Lately, there has been talks of strange. No, I’m not talking about female body parts. I’m talking about Doctor Strange, Marvel Comics’ master of the mystic arts and Sorcerer Supreme (that’s his actual title by the way). Soon to be one of the newest additions to the Marvel Cinematic Universe, or MCU, you’d think he’d be welcome by anyone who has seen any past films made by Marvel Studios. Sadly there has been a lot of negativity involving his role in the MCU from both the online community and from friends of mine. Ever since his subtle name drop in Captain America: The Winter Soldier, people are wondering how someone like him could fit into a world that involves people like Captain America, Iron Man, The Hulk, and others. Well true believer, I’m more than happy to tell you.
First off, let’s go with story. Stephen Strange was a brilliant but arrogant surgeon who cared less about helping people and more about his money and prestige. One night, a car accident led to serious damage in the nerves of his hands, ensuring he could not perform surgery again. Unwilling to be a consultant or teacher, Strange spent his fortune traveling the world, seeking a way to restore said hands. Eventually, he ended up in Tibet where he met the Ancient One, a centuries-old mystic who served as Earth’s Sorcerer Supreme. The Ancient One not only fixed his hands (somewhat), but offered Strange a new purpose in life to replace the medical profession he’d lost as the new Sorcerer Supreme. So… a rich and arrogant genius who gets into a life-changing accident that reshapes them into a hero and protector. Sounds like a certain armored hero in the MCU doesn’t it?
Next, let’s talk about the aspect of magic. We all live in a world where science and technology is the answer for everything. And let’s face it, a majority of Marvel Comics’ characters are rooted in the science world. Because of that, I can understand how some people might be turned off by the aspect of a magical hero in the MCU. Except we already have that in Thor. I mean seriously, even if some forms of technology was shown in his movies, we’re talking about a Norse god who wields a hammer that summons lightning and comes to Earth through a rainbow bridge. Plus, wasn’t the Orb of Agomotto, one of Strange’s famous tools, in Odin’s vault? It seems Marvel has been subtlety preparing us for Doctor Strange years in advance. A film about him would not only connect to other magical characters like Thor and Loki, but also draw in movie goers who are more into fantasy, making sure that there’s a Marvel film for everyone to enjoy. We all know the upcoming Guardians of the Galaxy is going to draw in the Star Wars/Star Trek/Firefly crowd, so Doctor Strange would pull in fans of Thor, Harry Potter, Doctor Who, Grimm, and others.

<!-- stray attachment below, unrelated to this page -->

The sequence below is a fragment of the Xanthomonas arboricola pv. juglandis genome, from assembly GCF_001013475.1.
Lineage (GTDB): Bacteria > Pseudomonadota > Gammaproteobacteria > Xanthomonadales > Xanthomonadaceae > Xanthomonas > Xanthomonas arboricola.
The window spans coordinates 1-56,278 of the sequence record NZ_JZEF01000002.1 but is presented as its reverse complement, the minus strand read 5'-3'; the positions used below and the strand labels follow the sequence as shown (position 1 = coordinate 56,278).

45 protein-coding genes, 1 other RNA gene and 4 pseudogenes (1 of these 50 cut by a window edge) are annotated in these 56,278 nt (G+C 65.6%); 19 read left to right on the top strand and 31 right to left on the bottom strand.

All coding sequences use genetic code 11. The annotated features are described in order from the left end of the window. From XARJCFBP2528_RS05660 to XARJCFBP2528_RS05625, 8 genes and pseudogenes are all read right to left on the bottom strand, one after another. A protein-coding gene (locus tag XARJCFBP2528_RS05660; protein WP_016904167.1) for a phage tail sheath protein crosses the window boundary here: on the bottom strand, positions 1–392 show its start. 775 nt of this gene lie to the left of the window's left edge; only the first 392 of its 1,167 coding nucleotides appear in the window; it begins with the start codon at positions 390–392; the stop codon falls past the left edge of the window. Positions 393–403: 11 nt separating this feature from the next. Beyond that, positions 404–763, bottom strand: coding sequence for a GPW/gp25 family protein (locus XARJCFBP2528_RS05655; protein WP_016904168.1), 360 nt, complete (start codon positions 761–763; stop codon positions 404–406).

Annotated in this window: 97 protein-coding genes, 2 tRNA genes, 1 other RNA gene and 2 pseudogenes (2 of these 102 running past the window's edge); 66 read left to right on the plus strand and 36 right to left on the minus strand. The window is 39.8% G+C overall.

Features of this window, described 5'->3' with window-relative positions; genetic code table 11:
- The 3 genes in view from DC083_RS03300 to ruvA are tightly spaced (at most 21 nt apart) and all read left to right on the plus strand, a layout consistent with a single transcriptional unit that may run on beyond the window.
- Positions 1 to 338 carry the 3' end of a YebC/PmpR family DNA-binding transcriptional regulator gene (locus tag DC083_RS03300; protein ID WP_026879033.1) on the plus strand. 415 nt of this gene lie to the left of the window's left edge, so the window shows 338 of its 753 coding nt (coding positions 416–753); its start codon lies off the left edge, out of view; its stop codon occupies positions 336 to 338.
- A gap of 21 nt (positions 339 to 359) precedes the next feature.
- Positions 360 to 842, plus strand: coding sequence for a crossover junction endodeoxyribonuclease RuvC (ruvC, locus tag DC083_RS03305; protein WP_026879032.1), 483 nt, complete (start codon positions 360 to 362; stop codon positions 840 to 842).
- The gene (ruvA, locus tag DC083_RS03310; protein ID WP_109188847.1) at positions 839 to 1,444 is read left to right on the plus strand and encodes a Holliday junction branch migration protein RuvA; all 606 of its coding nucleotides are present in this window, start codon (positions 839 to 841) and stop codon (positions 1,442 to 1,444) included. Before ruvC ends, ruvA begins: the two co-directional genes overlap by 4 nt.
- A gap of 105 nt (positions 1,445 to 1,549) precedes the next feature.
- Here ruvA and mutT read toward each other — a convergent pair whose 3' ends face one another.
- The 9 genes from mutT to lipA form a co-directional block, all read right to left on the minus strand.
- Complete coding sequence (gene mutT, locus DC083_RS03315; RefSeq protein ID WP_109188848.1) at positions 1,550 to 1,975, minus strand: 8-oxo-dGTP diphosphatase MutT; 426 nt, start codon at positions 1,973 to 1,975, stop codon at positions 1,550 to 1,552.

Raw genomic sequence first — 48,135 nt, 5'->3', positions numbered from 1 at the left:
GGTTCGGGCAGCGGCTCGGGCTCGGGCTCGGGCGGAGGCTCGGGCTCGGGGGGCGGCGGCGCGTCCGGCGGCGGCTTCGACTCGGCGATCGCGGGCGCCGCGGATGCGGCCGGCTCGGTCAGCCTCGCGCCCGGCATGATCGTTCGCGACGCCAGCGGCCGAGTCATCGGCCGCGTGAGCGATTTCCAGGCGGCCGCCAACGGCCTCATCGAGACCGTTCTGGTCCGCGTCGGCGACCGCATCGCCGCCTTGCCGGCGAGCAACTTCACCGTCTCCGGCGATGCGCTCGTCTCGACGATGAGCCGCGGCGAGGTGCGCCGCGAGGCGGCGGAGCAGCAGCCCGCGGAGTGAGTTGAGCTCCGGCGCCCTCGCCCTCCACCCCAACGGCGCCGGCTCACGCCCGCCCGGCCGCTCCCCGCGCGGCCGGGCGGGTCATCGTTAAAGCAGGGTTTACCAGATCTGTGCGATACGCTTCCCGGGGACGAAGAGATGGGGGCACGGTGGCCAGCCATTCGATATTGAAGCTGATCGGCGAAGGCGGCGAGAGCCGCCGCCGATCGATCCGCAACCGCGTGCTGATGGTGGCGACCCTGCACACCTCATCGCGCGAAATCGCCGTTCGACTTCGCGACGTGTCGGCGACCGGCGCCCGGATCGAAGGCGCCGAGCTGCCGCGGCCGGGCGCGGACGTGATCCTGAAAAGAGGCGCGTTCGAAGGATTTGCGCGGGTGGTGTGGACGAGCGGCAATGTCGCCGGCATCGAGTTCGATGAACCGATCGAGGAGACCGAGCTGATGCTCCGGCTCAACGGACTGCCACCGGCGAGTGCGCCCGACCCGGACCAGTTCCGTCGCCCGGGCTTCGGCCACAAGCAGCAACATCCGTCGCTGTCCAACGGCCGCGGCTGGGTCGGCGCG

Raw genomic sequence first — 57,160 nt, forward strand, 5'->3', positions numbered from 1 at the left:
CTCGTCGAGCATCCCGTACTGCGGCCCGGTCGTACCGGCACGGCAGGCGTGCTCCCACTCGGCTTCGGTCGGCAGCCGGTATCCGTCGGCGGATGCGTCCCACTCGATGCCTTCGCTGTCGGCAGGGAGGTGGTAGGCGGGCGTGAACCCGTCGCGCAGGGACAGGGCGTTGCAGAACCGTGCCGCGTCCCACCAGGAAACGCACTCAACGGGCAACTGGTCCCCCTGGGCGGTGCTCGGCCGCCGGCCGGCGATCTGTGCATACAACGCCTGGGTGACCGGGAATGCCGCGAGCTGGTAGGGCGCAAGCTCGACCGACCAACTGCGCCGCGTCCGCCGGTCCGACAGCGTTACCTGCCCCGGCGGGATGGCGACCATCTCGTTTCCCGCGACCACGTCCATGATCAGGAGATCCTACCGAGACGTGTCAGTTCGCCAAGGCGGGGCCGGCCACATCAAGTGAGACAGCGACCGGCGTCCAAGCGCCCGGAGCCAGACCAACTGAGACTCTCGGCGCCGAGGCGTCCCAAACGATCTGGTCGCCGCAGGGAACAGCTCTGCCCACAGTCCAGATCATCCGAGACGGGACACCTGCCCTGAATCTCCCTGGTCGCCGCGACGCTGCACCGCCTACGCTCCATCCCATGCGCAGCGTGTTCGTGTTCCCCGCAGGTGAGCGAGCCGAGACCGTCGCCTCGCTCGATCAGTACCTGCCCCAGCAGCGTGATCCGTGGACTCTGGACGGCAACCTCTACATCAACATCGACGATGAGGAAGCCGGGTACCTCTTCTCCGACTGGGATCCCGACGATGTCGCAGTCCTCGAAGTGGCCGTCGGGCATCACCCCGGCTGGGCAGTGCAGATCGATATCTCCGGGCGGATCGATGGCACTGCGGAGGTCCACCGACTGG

But what about the visual aspects of the films? I’m glad you asked. Superhero films often have to be just as visually appealing as their comic book counterpart, if not more so, to draw in crowds who aren’t that familiar with them. Honestly this is where Doctor Strange could shine brighter than any other Marvel franchise. Created during the artsy and beatnik days of the 1960s, Stan Lee and Steve Ditko created Strange to be a visual representative of that era. Ditko’s work specifically pushed the boundaries of the growing Marvel Universe by immersing Strange in worlds that were more colorful and awe-inspiring than places even the Fantastic Four have visited. To me, that artwork looks like a literal acid trip, only comparable by Ditko’s later work on the Silver Surfer. If Marvel really wants to establish this movie, they and director Scott Derrickson will have to focus on the having the film be a visual testament to those early Lee/Ditko stories, just as they used Jack Kirby’s version of Asgard as inspiration in the Thor films.
Lastly, let’s focus on female leads. What would a superhero film without a love interest? An actual superhero film in my opinion, but I digress. Marvel Studios has made it their business to not only adopt this concept, but to make sure that the ladies in their movies aren’t simply damsels in distress. From the tough as nails Peggy Carter to the ass-kicking Black Widow, women get their due in Marvel. For Doctor Strange there’s no better love interest than Clea. For those who don’t know, Clea is Doctor Strange’s estranged wife and former pupil, not to mention the niece of Dormammu, one of Strange’s greatest enemies. This silver haired beauty is as powerful as Strange himself, and is one of the few constants in his otherwise crazy life. Even when they are dimensions apart, fate somehow brings them back together. Writing her into the movie would be easy enough, especially if Dormammu is the main villain. Besides, hooking up with your mortal enemy’s hot niece? That’s going to lead to some angry mystical battles!
So you see, Doctor Strange isn’t that much different from the rest of Marvel’s characters. The question to ask now is how could he NOT fit in with the rest of them???